Masters. Up between the lines of these stories sneaks our suspicion that,
not only are we not able to help or
improve ourselves in any kind of truly radical way; but maybe even the
choice of linking up with that which could make the difference is not
in our hands either. Hence the thorny theological conundrums about predestination:
if some are chosen by God to be recipients of Grace, are all the rest
of us simply spiritually damned, with not a thing we can do about it (even
though we spend a lifetime at spiritual practice)?
Curiously, the traditions of the East communicate an entirely different
picture: Grace is readily available! Here Grace is not merely a synonym
for "luck" or "good fortune", or available only to
the predestined. Rather, Grace is a tangible Spiritual
Transmission from the Greater Reality, accessible to anybody
who is interested, and willing to live the kind of life that supports
its steady reception. The living Spiritual Master (or Guru) is the means
by which one contacts that Spiritual Transmission. Unlike miraculous visitations,
which, by their nature, can only come and go, the human
Spiritual Master serves as a stable
bridge between the material world and the Greater Reality.
In studying these Eastern traditions, one senses that the traditional
Western religious view may be hampered by its lack of a living Spiritual
Master who can provide a present-time demonstration of Spiritual Transmission.
The Spiritual Master with whom the West is most familiar ceased to be
available "in the flesh" two thousand years ago. Furthermore,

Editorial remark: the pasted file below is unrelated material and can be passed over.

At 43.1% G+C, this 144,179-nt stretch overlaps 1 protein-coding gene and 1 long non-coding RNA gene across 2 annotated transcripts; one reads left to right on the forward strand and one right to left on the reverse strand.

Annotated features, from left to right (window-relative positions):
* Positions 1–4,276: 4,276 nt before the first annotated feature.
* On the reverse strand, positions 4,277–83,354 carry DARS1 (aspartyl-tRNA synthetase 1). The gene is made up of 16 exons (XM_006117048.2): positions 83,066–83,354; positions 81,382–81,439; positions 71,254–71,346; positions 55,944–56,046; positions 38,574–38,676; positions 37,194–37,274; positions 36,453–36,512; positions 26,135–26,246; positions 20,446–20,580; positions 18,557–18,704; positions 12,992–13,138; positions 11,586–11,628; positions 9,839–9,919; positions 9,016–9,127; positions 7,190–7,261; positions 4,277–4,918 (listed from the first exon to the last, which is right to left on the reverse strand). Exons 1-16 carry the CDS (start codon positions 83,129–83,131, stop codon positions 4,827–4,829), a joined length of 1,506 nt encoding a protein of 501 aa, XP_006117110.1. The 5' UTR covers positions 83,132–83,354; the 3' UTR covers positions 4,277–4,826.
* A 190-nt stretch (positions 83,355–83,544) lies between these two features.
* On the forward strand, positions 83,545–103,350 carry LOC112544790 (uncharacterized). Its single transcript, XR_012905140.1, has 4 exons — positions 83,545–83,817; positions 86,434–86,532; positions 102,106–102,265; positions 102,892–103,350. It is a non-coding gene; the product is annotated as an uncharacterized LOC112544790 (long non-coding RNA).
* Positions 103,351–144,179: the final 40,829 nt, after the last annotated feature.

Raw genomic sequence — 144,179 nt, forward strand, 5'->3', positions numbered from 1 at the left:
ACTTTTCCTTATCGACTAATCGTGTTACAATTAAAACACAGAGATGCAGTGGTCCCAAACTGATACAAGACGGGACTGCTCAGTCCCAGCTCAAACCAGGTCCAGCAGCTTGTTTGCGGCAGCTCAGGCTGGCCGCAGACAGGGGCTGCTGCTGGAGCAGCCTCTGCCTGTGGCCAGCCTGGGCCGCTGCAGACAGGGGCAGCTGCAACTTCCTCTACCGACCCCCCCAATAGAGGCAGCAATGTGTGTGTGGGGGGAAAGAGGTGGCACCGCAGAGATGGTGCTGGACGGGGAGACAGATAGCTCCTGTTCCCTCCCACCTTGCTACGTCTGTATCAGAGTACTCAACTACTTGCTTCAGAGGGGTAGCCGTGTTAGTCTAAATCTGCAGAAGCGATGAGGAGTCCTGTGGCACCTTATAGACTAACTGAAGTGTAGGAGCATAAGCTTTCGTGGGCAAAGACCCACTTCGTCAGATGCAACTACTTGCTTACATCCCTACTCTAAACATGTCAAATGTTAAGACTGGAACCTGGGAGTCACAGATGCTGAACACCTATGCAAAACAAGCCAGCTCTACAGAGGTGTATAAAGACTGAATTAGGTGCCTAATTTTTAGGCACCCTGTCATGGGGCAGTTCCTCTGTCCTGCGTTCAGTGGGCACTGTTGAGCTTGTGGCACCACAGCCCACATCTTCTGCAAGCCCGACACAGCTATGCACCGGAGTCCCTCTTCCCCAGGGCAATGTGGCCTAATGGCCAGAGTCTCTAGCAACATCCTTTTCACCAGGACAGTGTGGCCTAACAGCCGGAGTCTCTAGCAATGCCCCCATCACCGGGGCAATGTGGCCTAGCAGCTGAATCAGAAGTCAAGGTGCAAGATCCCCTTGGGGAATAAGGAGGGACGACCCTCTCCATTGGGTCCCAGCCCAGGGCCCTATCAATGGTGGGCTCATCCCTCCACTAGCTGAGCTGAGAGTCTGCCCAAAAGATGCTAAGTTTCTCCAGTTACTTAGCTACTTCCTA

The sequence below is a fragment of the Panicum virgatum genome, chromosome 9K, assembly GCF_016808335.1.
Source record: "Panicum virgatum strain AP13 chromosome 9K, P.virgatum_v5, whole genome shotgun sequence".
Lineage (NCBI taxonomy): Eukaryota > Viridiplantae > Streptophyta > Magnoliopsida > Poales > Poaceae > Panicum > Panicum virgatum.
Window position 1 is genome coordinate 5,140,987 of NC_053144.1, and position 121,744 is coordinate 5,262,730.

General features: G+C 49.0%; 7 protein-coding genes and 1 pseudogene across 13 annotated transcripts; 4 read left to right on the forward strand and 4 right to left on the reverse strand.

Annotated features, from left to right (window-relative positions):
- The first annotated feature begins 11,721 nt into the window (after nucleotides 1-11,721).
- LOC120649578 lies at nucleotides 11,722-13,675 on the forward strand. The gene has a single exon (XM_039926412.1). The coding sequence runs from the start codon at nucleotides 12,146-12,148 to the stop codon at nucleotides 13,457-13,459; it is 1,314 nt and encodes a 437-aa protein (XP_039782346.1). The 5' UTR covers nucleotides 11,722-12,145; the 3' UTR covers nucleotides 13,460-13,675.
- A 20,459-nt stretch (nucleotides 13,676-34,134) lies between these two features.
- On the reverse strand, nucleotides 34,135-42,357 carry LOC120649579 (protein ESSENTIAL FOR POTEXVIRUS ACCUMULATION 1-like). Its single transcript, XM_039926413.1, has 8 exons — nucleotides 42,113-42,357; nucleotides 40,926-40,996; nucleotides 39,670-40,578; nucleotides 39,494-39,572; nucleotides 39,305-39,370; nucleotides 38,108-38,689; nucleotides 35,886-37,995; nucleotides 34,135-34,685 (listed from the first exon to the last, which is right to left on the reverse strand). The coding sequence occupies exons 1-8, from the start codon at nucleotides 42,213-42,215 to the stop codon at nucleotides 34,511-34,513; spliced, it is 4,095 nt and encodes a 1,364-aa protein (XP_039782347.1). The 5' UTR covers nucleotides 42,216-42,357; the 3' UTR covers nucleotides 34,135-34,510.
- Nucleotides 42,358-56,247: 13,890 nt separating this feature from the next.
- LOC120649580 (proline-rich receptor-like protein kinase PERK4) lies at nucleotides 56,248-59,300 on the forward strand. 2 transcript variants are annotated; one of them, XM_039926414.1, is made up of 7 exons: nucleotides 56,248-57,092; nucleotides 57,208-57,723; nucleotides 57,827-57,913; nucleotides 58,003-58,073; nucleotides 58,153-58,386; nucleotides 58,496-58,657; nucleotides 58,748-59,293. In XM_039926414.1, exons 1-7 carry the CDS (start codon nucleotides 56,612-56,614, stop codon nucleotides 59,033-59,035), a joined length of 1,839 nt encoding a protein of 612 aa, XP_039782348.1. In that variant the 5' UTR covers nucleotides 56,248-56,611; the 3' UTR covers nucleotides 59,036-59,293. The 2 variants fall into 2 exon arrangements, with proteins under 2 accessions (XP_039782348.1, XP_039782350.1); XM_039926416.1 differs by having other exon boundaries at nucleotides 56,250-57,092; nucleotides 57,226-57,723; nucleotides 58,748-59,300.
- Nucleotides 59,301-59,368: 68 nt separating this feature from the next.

the religion founded in the name of that Spiritual Master also made the
decision (to quash the competing Arian view about Jesus) to make a fundamental
tenet of its creed be the declaration that that Spiritual Master
was the one and only Spiritual Master or "Son of God" in all
of human history; no other could be his spiritual equal or better. In
sharp contrast, the Indian tradition holds that India has never experienced
a time without either a living Spiritual Master or a saint capable of
serving as a Spiritual Transmitter to those devotees who were ready to
receive his or her Transmission. The Indian culture has always been one
in which the view of the Spiritual Master as the source of Grace is common
knowledge, grounded in somewhat less common experience. Those "in
the know" are able to point newcomers to the Spiritual Transmitters
alive in their time.
What does that less common
experience look like? It certainly has the characteristic, necessary for
transformation, of being an overwhelming "outside force". When
Jesus of Nazareth approached Peter and Andrew and said simply, "Come,
follow me", they dropped everything
work, family, possessions
to do just that. Granted, the story may have been recast in a simplified,